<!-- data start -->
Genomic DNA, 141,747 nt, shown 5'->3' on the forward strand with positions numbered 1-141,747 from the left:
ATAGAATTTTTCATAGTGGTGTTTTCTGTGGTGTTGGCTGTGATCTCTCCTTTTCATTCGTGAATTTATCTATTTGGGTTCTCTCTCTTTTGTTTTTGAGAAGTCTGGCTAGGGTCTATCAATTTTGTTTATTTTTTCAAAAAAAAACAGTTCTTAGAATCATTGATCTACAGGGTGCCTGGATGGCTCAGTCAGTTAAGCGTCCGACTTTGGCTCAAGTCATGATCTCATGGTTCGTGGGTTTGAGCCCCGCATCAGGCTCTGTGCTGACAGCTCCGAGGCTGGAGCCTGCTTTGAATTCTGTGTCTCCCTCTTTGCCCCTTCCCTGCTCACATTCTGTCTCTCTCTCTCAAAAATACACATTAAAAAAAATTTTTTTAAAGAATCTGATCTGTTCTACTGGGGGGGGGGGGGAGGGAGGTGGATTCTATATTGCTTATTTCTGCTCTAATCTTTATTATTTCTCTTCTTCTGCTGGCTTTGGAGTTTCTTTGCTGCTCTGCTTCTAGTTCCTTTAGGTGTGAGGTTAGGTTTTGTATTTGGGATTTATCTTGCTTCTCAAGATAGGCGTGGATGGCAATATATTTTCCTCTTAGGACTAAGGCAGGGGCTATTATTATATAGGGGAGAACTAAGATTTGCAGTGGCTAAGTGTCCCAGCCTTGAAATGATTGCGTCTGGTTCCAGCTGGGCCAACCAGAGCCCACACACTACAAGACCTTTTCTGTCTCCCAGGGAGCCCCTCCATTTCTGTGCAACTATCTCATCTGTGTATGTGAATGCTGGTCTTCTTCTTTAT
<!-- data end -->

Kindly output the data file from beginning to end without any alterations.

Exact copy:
Genomic DNA, 141,747 nt, shown 5'->3' on the forward strand with positions numbered 1-141,747 from the left:
ATAGAATTTTTCATAGTGGTGTTTTCTGTGGTGTTGGCTGTGATCTCTCCTTTTCATTCGTGAATTTATCTATTTGGGTTCTCTCTCTTTTGTTTTTGAGAAGTCTGGCTAGGGTCTATCAATTTTGTTTATTTTTTCAAAAAAAAACAGTTCTTAGAATCATTGATCTACAGGGTGCCTGGATGGCTCAGTCAGTTAAGCGTCCGACTTTGGCTCAAGTCATGATCTCATGGTTCGTGGGTTTGAGCCCCGCATCAGGCTCTGTGCTGACAGCTCCGAGGCTGGAGCCTGCTTTGAATTCTGTGTCTCCCTCTTTGCCCCTTCCCTGCTCACATTCTGTCTCTCTCTCTCAAAAATACACATTAAAAAAAATTTTTTTAAAGAATCTGATCTGTTCTACTGGGGGGGGGGGGGAGGGAGGTGGATTCTATATTGCTTATTTCTGCTCTAATCTTTATTATTTCTCTTCTTCTGCTGGCTTTGGAGTTTCTTTGCTGCTCTGCTTCTAGTTCCTTTAGGTGTGAGGTTAGGTTTTGTATTTGGGATTTATCTTGCTTCTCAAGATAGGCGTGGATGGCAATATATTTTCCTCTTAGGACTAAGGCAGGGGCTATTATTATATAGGGGAGAACTAAGATTTGCAGTGGCTAAGTGTCCCAGCCTTGAAATGATTGCGTCTGGTTCCAGCTGGGCCAACCAGAGCCCACACACTACAAGACCTTTTCTGTCTCCCAGGGAGCCCCTCCATTTCTGTGCAACTATCTCATCTGTGTATGTGAATGCTGGTCTTCTTCTTTAT